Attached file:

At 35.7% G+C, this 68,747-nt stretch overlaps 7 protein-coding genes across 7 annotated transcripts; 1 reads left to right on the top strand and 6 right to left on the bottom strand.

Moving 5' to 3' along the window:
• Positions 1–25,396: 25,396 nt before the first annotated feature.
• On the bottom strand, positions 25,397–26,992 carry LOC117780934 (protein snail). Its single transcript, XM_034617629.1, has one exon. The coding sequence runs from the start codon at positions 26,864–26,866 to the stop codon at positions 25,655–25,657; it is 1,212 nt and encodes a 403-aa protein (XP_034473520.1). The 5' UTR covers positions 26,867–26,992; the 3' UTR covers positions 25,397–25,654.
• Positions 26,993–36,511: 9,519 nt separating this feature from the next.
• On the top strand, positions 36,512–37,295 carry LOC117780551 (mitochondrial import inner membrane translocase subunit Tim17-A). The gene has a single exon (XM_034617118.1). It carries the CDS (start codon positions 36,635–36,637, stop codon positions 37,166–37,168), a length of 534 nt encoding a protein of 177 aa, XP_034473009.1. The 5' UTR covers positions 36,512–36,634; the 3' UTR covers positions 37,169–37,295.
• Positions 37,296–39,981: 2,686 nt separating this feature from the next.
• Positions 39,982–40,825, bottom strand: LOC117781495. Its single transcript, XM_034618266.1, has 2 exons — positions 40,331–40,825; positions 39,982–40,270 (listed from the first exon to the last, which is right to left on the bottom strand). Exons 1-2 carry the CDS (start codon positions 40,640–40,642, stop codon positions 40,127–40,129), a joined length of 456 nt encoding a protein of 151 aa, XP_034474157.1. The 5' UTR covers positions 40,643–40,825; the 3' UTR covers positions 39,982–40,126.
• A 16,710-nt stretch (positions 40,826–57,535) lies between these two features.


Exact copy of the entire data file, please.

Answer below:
At 35.7% G+C, this 68,747-nt stretch overlaps 7 protein-coding genes across 7 annotated transcripts; 1 reads left to right on the top strand and 6 right to left on the bottom strand.

Moving 5' to 3' along the window:
• Positions 1–25,396: 25,396 nt before the first annotated feature.
• On the bottom strand, positions 25,397–26,992 carry LOC117780934 (protein snail). Its single transcript, XM_034617629.1, has one exon. The coding sequence runs from the start codon at positions 26,864–26,866 to the stop codon at positions 25,655–25,657; it is 1,212 nt and encodes a 403-aa protein (XP_034473520.1). The 5' UTR covers positions 26,867–26,992; the 3' UTR covers positions 25,397–25,654.
• Positions 26,993–36,511: 9,519 nt separating this feature from the next.
• On the top strand, positions 36,512–37,295 carry LOC117780551 (mitochondrial import inner membrane translocase subunit Tim17-A). The gene has a single exon (XM_034617118.1). It carries the CDS (start codon positions 36,635–36,637, stop codon positions 37,166–37,168), a length of 534 nt encoding a protein of 177 aa, XP_034473009.1. The 5' UTR covers positions 36,512–36,634; the 3' UTR covers positions 37,169–37,295.
• Positions 37,296–39,981: 2,686 nt separating this feature from the next.
• Positions 39,982–40,825, bottom strand: LOC117781495. Its single transcript, XM_034618266.1, has 2 exons — positions 40,331–40,825; positions 39,982–40,270 (listed from the first exon to the last, which is right to left on the bottom strand). Exons 1-2 carry the CDS (start codon positions 40,640–40,642, stop codon positions 40,127–40,129), a joined length of 456 nt encoding a protein of 151 aa, XP_034474157.1. The 5' UTR covers positions 40,643–40,825; the 3' UTR covers positions 39,982–40,126.
• A 16,710-nt stretch (positions 40,826–57,535) lies between these two features.